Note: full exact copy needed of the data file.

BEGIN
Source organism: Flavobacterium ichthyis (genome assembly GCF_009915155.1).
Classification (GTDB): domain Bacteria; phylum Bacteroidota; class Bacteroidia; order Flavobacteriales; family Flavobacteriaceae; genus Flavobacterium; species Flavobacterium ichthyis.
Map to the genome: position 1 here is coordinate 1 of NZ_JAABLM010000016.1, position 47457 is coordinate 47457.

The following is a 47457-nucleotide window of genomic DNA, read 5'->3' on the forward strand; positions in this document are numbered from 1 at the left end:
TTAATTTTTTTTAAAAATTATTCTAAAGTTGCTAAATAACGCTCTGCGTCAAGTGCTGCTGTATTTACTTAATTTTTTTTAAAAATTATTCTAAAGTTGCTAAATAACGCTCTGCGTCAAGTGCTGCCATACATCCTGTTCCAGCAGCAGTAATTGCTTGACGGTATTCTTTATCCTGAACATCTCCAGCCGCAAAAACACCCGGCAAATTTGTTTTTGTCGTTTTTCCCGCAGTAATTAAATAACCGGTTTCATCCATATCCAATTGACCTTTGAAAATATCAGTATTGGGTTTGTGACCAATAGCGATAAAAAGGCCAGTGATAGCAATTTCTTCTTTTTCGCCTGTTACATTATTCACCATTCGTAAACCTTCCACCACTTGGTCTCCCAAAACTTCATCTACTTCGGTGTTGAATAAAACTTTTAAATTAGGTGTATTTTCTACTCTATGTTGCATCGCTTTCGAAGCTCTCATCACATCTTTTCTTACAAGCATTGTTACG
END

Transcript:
Source organism: Flavobacterium ichthyis (genome assembly GCF_009915155.1).
Classification (GTDB): domain Bacteria; phylum Bacteroidota; class Bacteroidia; order Flavobacteriales; family Flavobacteriaceae; genus Flavobacterium; species Flavobacterium ichthyis.
Map to the genome: position 1 here is coordinate 1 of NZ_JAABLM010000016.1, position 47457 is coordinate 47457.

The following is a 47457-nucleotide window of genomic DNA, read 5'->3' on the forward strand; positions in this document are numbered from 1 at the left end:
TTAATTTTTTTTAAAAATTATTCTAAAGTTGCTAAATAACGCTCTGCGTCAAGTGCTGCTGTATTTACTTAATTTTTTTTAAAAATTATTCTAAAGTTGCTAAATAACGCTCTGCGTCAAGTGCTGCCATACATCCTGTTCCAGCAGCAGTAATTGCTTGACGGTATTCTTTATCCTGAACATCTCCAGCCGCAAAAACACCCGGCAAATTTGTTTTTGTCGTTTTTCCCGCAGTAATTAAATAACCGGTTTCATCCATATCCAATTGACCTTTGAAAATATCAGTATTGGGTTTGTGACCAATAGCGATAAAAAGGCCAGTGATAGCAATTTCTTCTTTTTCGCCTGTTACATTATTCACCATTCGTAAACCTTCCACCACTTGGTCTCCCAAAACTTCATCTACTTCGGTGTTGAATAAAACTTTTAAATTAGGTGTATTTTCTACTCTATGTTGCATCGCTTTCGAAGCTCTCATCACATCTTTTCTTACAAGCATTGTTACG